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Temple Mount Rabbi Explodes Misconceptions

reposted from The Jewish Tribune
June 11, 2013

by Atara Beck

B'nai Brith Canada spent the last morning of its recent annual mission to Israel at the Temple Mount, Judaism’s holiest site. The group was accompanied by Rabbi Chaim Richman, international director of the Temple Institute (templeinstitute.org), an educational, not-for-profit organization in the Old City.

Established 25 years ago, the institute, dedicated to the biblical commandment of building the third Holy Temple, has become the primary authority on all Temple-related matters.

The mission encountered intense hostility during its visit (see B'nai Brith Canada encounters antisemitism in Jerusalem, Jewish Tribune, May 28, 2013).

Although Israel liberated Jerusalem in 1967, the government has allowed the Jordanian Waqf (Islamic Trust) to retain control of the site. Since then, the Waqf has been destroying Jewish antiquities, in violation of a ruling by the Supreme Court; in fact, the Canadians, who were being closely followed by a Muslim-Israeli policeman and a Jordanian Wakf official, saw a tractor removing stones and artifacts.

Non-Muslims may not pray there. Christians may not wear a cross for fear of insulting the Muslims. On Ramadan, sipping water is prohibited.

According to Rabbi Richman, the Israeli authorities are "interested only in maintaining quiet," and the “result is subjugation. The discrimination is illegal. Police interpret the law as meaning that they have to prevent incitement and disturbance. So what happens if the Israeli officer following us is a Muslim? If he’s a good Muslim, he’ll prevent us from praying there...

"The irony is: According to the Hebrew prophets, the Temple is meant to be a house of prayer for all nations. Every single prophet of Israel had one major message, that the Temple will be rebuilt and will be the focal point of the spiritual energy of all mankind and a vehicle to bring about world peace."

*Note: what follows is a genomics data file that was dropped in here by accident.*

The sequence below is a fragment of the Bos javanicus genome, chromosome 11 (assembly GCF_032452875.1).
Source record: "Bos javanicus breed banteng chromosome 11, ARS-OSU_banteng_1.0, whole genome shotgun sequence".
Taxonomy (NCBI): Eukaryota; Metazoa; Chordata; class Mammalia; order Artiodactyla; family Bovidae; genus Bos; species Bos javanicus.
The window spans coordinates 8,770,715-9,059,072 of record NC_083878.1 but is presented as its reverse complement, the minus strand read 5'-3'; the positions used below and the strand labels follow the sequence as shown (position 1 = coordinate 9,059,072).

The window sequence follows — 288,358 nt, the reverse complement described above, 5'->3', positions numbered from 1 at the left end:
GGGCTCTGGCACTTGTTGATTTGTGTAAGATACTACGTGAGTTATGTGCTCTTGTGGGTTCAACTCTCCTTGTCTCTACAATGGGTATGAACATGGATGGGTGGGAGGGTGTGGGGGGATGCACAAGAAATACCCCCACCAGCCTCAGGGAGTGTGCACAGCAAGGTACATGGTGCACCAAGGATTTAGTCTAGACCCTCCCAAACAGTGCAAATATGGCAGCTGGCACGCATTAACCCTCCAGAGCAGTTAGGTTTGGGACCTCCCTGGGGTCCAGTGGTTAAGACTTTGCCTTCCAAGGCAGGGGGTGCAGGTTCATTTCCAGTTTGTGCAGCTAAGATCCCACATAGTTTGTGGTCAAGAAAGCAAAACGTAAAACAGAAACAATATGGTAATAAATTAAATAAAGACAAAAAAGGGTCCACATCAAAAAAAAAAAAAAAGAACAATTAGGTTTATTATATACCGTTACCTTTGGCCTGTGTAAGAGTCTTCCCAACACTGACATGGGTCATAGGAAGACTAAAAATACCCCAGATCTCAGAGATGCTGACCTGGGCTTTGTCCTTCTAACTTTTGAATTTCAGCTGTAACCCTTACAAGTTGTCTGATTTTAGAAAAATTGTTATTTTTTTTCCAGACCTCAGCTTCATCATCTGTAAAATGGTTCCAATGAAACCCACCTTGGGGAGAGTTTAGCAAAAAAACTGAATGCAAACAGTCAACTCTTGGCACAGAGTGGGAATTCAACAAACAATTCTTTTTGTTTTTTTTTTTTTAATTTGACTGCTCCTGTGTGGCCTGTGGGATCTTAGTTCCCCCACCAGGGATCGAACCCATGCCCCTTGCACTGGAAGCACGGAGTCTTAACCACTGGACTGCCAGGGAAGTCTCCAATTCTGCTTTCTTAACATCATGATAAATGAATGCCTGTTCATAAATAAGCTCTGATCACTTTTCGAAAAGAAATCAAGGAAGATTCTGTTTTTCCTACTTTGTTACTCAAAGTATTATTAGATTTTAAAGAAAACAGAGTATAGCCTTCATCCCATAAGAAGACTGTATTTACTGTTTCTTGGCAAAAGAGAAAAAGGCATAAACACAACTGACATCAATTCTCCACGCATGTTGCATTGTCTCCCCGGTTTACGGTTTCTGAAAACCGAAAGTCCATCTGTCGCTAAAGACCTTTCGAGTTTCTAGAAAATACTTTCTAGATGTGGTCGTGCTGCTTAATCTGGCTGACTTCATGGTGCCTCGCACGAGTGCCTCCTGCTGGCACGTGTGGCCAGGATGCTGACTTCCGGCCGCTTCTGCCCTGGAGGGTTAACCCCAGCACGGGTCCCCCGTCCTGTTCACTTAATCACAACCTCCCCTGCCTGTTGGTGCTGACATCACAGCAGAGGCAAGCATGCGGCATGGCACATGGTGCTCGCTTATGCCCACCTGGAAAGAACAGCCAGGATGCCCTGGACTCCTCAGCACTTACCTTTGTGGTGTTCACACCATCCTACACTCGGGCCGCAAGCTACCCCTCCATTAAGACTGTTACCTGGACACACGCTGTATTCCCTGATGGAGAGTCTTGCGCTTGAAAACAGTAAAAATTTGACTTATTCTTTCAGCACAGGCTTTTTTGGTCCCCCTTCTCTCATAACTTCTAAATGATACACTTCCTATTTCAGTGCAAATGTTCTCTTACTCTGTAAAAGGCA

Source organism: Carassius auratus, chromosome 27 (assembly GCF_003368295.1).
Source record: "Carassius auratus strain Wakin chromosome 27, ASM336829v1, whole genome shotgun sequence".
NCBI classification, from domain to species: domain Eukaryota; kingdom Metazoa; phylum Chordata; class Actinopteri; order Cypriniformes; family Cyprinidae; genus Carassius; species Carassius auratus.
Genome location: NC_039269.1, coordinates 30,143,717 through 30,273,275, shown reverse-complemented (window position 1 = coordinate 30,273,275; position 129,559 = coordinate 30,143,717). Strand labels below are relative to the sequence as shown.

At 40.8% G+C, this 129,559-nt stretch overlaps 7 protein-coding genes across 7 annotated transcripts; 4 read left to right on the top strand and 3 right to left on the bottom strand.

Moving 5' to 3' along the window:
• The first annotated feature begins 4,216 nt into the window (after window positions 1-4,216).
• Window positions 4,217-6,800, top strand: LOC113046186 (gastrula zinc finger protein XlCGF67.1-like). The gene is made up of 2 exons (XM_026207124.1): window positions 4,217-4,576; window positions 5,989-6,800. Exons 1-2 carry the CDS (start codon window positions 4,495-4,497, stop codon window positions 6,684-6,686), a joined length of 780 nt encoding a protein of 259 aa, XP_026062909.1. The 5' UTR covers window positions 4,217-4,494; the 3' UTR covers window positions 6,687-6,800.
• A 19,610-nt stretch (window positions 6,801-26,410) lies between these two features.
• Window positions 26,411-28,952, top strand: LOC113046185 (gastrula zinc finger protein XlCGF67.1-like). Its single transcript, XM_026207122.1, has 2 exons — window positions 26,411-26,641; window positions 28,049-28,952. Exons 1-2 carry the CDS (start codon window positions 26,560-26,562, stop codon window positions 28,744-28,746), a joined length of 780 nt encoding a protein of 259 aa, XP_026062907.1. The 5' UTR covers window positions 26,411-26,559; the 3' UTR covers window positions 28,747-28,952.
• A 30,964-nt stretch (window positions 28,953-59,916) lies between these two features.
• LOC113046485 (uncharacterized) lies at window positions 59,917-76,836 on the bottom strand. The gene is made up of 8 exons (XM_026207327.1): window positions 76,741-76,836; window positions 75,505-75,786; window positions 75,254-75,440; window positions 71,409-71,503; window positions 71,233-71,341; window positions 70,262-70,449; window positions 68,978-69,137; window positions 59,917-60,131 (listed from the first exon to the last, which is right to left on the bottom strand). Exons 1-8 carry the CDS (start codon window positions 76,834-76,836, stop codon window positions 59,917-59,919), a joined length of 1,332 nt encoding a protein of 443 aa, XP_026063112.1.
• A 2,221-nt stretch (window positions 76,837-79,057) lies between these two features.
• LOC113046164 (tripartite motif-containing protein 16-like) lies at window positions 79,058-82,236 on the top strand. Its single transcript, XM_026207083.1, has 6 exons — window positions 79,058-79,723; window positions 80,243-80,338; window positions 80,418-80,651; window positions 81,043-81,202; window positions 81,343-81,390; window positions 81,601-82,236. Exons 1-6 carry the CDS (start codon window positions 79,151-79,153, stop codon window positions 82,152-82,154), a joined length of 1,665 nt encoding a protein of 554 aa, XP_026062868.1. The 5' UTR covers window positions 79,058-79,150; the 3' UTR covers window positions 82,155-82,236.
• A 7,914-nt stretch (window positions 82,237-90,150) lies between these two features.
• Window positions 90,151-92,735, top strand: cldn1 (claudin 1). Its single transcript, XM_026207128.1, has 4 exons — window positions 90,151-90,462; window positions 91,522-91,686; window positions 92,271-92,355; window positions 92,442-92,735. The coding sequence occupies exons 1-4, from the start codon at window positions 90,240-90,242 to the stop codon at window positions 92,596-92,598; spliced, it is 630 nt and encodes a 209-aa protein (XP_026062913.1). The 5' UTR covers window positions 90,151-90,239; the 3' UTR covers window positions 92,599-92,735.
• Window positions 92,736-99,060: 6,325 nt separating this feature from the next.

As for a common misconception that Jews are forbidden by halacha (Jewish law) to go there, Rabbi Richman, an expert in this area, said: “What about the learned rabbis who do go? It’s not true at all...

"The issue is also politicized. I believe it’s a result of the 2,000-year-old galut [exile] mentality waiting for G-d to step in and do something – which I believe he did. That’s why I have a flag [of Israel] here. Now G-d is waiting for the Jewish people to do something," and to participate in building the Temple.

"Generations of Jews have been taught that the Kotel [Western Wall] is the [holiest] place. This is a terrible travesty of Jewish history…. We have become reduced to this idea of praying down at the basement level. In the time of the Holy Temple, the Kotel had zero significance. I cannot find any reference to the Kotel before the early 1700s, until the Crusaders banned Jews from Jerusalem. Jewish prayer on the Temple Mount was commonplace, and there are extensive rabbinical writings documenting this... Maimonides walked on the same path that we took."

According to Rabbi Richman, encouraging Jews to go to the Temple Mount "isn’t anything new. This is what the Jewish people have always done."

 

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